For years, organizations have been focused on the concept of “Big Data,” which is having access to a large volume of customer, operational, and financial data derived from a variety of sources. By cross-analyzing these different data sets, we can extract insights that help us make more meaningful and measurable decisions.
In other words, “Big Data” provides a more accurate picture of what’s happening across the organization.
Recently, the focus has shifted from “Big Data” to “fast data.” We still need accurate business intelligence to make better operational, strategic, and tactical decisions. But we also need to make those decisions more quickly across the organization than ever before, and that includes our educational programs.
The Rising Trend of Fast Data in Associations
In a May 2019 article by ASAE, Fast Data—or the ability to apply data insights immediately to make real-time decisions—was identified as, “one of 46 drivers of change that are likely to have a significant impact on associations in the future.” The rate of change in our world has increased exponentially—from industry and technological innovation to consumer behaviors and preferences. Organizations must be nimble and responsive to keep up with these changes. Fast data is one way to achieve agility.
Applied to educational programs, fast data might look something like this: a training professional monitors member conversations and questions to identify opportunities for professional development and creates new courses or programs accordingly. Instead of planning everything a year or more in advance, these organizations are now leaving room to deliver the education their members need at the exact time they need it.
Fast Data is a Must-Have for Education Professionals Today
In mid-2019 when ASAE published their article, the concept of fast data and its application for associations was just starting to gain traction. One year later, fast data has become an absolute necessity. The COVID-19 pandemic has forced us to change our priorities and in short order.
The Coronavirus has affected how every industry operates, which means at least some of our existing educational content may no longer be as relevant. We’ve had to pivot quickly to develop and implement new curricula that reflect ever-changing research, policies, procedures, and standards. Given how important it is that our learners understand, retain, and apply this knowledge quickly, we need to use real-time data, such as program and learner performance, to address any gaps immediately.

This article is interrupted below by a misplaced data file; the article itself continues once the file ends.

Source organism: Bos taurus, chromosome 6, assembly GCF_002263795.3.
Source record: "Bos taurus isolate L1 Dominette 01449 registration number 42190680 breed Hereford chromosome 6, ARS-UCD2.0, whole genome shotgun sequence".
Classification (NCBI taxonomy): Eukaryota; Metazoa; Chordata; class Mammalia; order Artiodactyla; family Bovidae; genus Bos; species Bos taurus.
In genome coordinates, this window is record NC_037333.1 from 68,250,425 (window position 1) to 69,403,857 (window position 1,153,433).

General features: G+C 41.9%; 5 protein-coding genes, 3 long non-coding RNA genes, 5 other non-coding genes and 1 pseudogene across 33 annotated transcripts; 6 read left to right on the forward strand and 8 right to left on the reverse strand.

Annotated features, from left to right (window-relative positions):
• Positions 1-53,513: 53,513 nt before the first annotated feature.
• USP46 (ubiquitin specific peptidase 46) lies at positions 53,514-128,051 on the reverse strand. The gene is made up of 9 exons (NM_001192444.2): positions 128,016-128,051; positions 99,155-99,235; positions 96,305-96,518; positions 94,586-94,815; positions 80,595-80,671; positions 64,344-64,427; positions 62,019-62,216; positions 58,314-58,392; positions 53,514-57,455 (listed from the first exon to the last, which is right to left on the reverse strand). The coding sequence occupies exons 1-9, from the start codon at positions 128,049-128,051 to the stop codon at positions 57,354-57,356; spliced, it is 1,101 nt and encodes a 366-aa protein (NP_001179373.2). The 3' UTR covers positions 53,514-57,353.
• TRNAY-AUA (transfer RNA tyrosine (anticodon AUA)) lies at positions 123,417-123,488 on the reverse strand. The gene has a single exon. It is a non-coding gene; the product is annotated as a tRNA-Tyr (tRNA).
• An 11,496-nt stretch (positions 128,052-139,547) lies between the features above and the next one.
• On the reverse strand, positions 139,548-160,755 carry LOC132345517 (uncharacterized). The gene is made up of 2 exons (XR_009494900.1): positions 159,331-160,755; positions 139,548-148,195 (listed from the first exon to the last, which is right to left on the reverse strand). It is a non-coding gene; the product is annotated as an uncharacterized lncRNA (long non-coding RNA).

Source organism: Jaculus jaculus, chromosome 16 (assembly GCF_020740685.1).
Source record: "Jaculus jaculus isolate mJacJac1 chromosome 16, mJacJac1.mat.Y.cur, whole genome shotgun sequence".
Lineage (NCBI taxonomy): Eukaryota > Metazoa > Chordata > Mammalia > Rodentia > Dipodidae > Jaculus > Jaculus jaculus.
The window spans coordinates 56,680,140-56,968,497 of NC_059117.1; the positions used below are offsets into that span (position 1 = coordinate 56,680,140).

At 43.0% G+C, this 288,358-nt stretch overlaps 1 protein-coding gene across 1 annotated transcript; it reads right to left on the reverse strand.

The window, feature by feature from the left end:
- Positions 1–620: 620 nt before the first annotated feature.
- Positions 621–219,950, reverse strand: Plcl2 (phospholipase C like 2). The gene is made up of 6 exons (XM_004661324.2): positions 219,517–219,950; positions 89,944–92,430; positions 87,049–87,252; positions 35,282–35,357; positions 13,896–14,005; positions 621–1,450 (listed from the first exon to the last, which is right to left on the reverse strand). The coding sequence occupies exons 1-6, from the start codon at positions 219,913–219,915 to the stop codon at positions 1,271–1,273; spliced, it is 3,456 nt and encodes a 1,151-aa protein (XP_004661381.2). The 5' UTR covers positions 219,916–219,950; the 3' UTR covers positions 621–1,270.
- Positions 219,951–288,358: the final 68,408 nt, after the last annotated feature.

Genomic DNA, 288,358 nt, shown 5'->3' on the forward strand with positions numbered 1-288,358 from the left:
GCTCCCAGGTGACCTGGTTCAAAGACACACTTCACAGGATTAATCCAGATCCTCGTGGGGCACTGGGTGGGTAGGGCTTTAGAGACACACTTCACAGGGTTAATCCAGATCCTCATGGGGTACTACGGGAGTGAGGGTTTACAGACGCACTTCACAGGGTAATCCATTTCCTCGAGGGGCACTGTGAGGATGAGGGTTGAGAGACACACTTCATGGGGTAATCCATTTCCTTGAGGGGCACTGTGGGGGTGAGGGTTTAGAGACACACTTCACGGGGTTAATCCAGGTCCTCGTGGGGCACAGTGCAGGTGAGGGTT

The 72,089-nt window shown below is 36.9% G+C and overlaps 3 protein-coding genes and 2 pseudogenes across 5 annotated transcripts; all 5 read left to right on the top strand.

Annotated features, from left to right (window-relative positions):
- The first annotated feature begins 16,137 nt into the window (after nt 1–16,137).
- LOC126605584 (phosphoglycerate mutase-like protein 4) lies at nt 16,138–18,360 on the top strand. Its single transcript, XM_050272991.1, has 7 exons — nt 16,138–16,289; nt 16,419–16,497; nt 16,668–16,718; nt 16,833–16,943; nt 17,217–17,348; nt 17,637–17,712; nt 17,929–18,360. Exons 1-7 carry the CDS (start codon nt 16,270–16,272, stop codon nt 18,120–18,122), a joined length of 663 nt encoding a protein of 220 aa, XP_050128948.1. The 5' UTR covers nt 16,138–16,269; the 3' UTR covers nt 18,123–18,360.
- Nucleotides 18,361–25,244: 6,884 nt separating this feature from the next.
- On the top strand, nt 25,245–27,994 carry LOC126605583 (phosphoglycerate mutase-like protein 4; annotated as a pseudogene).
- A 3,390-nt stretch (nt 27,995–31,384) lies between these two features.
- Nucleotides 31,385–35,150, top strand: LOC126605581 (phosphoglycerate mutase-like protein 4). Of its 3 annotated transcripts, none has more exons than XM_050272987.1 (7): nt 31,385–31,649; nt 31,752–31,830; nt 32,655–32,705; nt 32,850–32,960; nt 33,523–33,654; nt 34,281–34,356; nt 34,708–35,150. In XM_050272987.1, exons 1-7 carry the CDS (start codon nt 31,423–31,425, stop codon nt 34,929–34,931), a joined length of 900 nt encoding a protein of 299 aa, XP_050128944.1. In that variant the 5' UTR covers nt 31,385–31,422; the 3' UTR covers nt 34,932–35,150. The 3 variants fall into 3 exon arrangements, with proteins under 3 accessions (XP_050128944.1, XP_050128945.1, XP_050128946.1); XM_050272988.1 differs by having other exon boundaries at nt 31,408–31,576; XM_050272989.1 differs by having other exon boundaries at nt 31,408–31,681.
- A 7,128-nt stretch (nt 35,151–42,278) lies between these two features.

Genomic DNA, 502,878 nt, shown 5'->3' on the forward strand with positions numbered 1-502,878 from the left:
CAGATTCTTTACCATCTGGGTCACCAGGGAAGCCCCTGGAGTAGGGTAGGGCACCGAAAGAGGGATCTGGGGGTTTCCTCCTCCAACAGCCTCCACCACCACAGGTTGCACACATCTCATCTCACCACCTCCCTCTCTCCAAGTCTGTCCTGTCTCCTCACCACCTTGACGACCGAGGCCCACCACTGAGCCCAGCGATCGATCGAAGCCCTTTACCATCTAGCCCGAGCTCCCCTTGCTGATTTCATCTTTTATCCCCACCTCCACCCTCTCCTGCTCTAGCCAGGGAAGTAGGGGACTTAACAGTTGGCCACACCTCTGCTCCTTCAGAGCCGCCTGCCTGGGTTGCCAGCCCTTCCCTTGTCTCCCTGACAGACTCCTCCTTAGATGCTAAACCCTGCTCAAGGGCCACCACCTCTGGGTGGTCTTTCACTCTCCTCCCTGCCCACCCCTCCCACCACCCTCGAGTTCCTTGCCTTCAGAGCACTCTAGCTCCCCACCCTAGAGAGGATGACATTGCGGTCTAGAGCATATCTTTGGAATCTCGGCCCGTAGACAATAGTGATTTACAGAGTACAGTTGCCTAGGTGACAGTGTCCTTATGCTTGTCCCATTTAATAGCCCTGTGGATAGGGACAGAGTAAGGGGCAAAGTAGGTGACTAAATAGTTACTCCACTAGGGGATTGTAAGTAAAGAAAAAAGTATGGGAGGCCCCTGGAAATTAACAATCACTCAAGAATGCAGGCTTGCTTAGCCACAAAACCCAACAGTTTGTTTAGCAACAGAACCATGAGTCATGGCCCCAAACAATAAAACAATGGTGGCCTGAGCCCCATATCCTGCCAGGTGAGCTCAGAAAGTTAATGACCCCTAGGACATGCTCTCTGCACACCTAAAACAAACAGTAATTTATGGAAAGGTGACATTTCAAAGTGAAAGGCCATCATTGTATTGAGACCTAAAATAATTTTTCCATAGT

Fast data not only tells us what content to develop but how to deliver it. We have all gone virtual for the time being, but “virtual learning” is a fairly broad concept that can be executed in several different ways—from on-demand viewing of instructor-led videos to self-guided lessons and exercises. Exactly how do your participants learn best, and how do they want to engage with the content? Fast data can help you choose the tools and technologies that work best for both the subject matter and your learners.
Getting Started Down the Path to Fast Data
Creating a more agile decision-making process using real-time data should ideally be a strategy that is enabled and embraced across the organization. But for some, this will require significant organizational transformation to achieve. Regardless of where your organization is with your data access and intelligence initiatives, you can begin to adopt a fast data mindset within your own team or department.
Start by making a list of what data points you already have access to and those you could easily gain access to through collaboration from other teams, such as marketing. Some examples may include:
- LMS or video platform user data, including participation rates and quiz or test question answer stats
- Google analytics/website user data
- Email performance
- Member forums and chat topics
- Social media conversations
- Webinar data
- Virtual conference chats and discussions
Determine which data sets will help you quickly assess whether your current priorities are performing as planned, and if not, which immediate levers you can pull to affect change.
Whether or not organizations are pursuing fast data as a strategic initiative, we still have an opportunity to make real-time decisions that positively impact our current programs. In most cases, we already have the necessary data. We just have to apply it in smaller, more manageable pieces to better serve our members, learners, and stakeholders.